The Swedish Supreme Court (Högsta domstolen) has ruled that performing an "infidelity check" on a woman is a form of rape, overturning a lower court ruling that cleared a man who tore off his wife's pants and underwear in an attempt to determine whether she had had sex with another man.
"If a man forces a woman to tolerate him putting his fingers in her genitals, then the incident has a tangible sexual character that is capable of violating her sexual integrity. It is therefore a question of a punishable sexual act," the Supreme Court wrote in a statement on Thursday.
"The circumstances in this case are such that the act shall be deemed as rape, no less aggravated rape."
The man had previously been convicted of rape by a lower court after he tore off his girlfriend's clothes and forced his fingers into her genitals on suspicion that she had been unfaithful, legal trade publication Dagens Juridik reported in Februrary.
The lower court had also convicted the man of several other charges related to repeated assaults and threats directed against girlfriend in a relationship that had been marked by jealousy and suspicion.
In reviewing the case, the Svea Court of Appeal threw out the rape conviction, arguing that the man's actions weren't sexual in nature. Both the man and his girlfriend testified that the act was an attempt to ascertain whether or not the woman had engaged in sexual activity with another man.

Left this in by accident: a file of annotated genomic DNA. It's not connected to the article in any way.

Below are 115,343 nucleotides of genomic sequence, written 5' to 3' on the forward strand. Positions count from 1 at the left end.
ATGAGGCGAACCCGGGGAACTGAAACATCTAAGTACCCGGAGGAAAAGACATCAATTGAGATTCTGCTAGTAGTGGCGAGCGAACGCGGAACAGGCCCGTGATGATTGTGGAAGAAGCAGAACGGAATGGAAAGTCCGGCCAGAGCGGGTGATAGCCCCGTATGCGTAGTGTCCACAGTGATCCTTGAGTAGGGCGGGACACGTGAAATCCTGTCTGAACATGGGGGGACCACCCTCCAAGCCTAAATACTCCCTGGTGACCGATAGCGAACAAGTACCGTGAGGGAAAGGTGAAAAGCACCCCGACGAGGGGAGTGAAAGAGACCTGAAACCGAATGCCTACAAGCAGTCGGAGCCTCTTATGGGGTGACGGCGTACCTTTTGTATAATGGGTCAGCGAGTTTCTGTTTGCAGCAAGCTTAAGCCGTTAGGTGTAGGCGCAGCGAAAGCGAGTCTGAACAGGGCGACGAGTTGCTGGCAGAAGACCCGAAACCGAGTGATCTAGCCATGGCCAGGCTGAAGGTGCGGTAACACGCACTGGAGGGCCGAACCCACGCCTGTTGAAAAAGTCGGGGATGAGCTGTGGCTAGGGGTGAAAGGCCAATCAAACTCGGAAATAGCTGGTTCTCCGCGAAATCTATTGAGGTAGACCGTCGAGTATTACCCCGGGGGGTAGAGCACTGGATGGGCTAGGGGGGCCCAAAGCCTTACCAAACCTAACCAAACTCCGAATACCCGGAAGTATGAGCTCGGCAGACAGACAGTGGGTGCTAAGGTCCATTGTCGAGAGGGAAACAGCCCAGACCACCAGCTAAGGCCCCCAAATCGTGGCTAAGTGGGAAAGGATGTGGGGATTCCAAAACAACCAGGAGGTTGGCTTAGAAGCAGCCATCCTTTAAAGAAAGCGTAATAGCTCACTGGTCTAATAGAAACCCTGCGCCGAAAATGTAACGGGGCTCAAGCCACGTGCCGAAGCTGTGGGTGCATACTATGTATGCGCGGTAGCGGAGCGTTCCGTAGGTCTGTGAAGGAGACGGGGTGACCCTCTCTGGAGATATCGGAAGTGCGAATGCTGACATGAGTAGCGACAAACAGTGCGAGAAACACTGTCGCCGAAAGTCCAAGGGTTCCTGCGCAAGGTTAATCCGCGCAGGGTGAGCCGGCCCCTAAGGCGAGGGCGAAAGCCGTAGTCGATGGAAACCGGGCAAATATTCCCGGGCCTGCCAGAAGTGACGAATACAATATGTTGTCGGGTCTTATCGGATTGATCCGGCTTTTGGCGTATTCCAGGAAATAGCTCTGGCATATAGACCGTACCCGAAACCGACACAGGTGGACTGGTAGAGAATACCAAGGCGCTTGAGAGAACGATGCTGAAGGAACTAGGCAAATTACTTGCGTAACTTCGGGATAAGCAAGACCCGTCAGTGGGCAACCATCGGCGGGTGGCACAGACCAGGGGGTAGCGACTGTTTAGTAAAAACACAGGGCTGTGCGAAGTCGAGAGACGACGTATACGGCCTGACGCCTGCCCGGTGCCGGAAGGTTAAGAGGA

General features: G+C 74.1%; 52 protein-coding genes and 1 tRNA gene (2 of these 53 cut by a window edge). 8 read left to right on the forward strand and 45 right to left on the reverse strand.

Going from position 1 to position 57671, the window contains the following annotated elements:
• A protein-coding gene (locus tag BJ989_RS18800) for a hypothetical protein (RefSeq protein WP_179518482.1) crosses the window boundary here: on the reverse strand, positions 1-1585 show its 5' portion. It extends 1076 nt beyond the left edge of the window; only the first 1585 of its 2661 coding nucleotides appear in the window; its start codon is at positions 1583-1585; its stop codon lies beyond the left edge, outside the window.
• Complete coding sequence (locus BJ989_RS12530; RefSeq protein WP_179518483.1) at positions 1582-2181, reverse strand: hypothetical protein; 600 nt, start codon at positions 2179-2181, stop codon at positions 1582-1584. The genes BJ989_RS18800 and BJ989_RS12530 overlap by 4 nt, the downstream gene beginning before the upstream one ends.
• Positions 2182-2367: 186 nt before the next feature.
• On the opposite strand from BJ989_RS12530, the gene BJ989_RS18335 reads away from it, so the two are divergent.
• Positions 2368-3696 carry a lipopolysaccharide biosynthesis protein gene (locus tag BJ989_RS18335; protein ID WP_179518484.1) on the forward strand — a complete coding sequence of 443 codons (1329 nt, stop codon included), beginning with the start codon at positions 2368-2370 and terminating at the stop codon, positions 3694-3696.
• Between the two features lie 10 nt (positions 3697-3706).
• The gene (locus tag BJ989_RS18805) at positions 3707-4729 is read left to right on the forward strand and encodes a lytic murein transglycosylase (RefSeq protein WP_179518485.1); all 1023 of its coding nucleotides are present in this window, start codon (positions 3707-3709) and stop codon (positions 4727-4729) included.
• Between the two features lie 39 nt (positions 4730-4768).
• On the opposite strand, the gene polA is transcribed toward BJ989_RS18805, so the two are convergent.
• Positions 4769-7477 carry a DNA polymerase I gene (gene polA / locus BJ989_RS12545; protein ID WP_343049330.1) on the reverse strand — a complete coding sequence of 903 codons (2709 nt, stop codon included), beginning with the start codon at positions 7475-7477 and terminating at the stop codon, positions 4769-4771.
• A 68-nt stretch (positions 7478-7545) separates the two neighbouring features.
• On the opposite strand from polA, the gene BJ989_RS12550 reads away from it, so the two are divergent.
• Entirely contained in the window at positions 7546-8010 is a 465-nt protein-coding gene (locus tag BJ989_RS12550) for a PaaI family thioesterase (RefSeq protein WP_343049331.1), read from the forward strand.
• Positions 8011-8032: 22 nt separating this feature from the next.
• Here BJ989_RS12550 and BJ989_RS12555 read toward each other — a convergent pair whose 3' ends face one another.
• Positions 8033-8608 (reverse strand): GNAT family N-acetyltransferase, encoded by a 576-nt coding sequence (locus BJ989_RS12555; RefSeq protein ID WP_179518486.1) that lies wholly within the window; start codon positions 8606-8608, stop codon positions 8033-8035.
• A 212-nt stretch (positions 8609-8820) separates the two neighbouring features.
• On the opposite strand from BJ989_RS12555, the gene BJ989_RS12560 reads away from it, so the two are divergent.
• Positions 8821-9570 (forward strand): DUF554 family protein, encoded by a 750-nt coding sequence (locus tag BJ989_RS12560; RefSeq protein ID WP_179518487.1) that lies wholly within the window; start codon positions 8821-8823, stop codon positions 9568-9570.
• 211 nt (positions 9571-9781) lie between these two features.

"His action can therefore not be seen as having a sexual character such that it can be regarded as a sexual act according to the criminal code," the lower court wrote in its ruling at the time.
The Supreme Court rejected these claims, however, arguing that it is a sexual act to force "fingers or objects in a woman's genitals. The purpose of the incident is irrelevant," it claimed.
The fact that the incident is deemed as rape is due to the fact that the man used violence and threats when he "dug around" in the woman's genitals, the court said.
The Supreme Court has also requested that the Svea Court of Appeal address questions about penalties and damages.